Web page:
...I don’t know whether Ms. Carr realizes, but her case really started something...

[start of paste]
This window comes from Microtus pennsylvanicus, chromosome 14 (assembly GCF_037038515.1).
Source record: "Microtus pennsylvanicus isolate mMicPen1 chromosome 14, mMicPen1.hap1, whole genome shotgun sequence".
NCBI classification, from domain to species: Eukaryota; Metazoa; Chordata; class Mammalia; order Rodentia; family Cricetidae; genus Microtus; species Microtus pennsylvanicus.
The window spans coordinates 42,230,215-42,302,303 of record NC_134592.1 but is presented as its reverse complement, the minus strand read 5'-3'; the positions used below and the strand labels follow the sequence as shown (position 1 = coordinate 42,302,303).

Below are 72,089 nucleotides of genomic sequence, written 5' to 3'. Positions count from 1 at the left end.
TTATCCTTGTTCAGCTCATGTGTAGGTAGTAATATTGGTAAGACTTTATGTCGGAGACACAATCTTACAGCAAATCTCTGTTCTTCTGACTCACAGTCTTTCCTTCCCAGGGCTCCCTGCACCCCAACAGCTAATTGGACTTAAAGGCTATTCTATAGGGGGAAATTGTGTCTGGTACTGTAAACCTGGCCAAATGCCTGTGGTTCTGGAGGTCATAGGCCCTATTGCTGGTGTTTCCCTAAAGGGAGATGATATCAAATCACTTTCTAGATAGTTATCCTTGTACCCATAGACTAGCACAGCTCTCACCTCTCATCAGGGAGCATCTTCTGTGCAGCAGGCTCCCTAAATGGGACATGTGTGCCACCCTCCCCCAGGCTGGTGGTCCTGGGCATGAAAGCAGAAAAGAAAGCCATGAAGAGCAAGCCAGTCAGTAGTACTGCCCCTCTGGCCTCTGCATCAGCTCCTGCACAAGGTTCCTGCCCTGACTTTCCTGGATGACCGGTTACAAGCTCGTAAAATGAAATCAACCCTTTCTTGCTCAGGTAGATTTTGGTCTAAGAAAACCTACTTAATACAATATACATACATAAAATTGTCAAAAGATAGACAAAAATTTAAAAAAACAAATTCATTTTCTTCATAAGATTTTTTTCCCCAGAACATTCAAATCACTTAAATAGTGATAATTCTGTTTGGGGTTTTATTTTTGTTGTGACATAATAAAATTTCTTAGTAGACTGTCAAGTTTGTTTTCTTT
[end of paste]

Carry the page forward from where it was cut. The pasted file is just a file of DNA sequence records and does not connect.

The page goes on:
Fred Gray: I filed lawsuits that, even represented Mrs. Carr in the case Carr v. The Montgomery County Board of Education. Her sons, she wanted to go to Sylvania high school, it was the premiere white high school then. Now it’s all predominantly all black, if not 101% black. But I was really disappointed and she was disappointed, her son was disappointed because in that case; while we were able to desegregate the school, she was the lead plaintiff in the case and under the freedom of choice that the state had set out Judge Johnson did not permit him to go to that school that first year. Later on, he was able to go. Even in these cases, sometimes the people who make the greater contributions don’t always get all the credit. But most people don’t know it, and I don’t know whether Ms. Carr realizes, but her case really started something that we all know about now, but we don’t know that her case was the precedent setting case. It started out as just a regular school desegregation case, and then we ended up looking at it one day, and there were principals and teachers and core faculty who were being affected, but who were not included and not represented. So I was able to get the Black Teacher Association to let us intervene then so that as we were able to get the issues involving the students resolved, we could get the issues resolving faculty and staff resolved. And we did. We had a few students in these schools but then we still didn’t have any black teachers in white schools, or vice versa. So I came up with an idea and amended the complaint and asked the court to set, to look at the total population of the school system and to come up with a way and means of having, in effect, a reasonable number of staff of the same race, in proportion to the racial composition of the whole system. Sounds familiar, sounds like proposals and timetables. The truth of the matter is, we submitted to Judge Johnson a procedure and asked him to approve ratios and timetables for the faculty and staff and he bought it, and have an order to that effect. It was appealed by the Supreme Court. And that, for the first time, the Supreme Court approved the matter of ratios and timetables, which later developed into this whole problem of people being against quotas and numerical–if you want to really determine things, you have to look at the numbers. And you look at the numbers, you can say anything you want about integrations, you can do this, you can do that, but if you have the same number you had before and after, the effect of what your doing is not (indistinct). So that was Mrs. Carr’s case, a very important case, and it is a precedent setting case, went all the way to the Supreme Court. The case started in 1963 and it went to the Supreme Court, you can take a look in Bus Ride to Justice and it will tell you when the Supreme Court ruled on it, and I do specifically talk about that as a, as one of the things that really was decided by this case.

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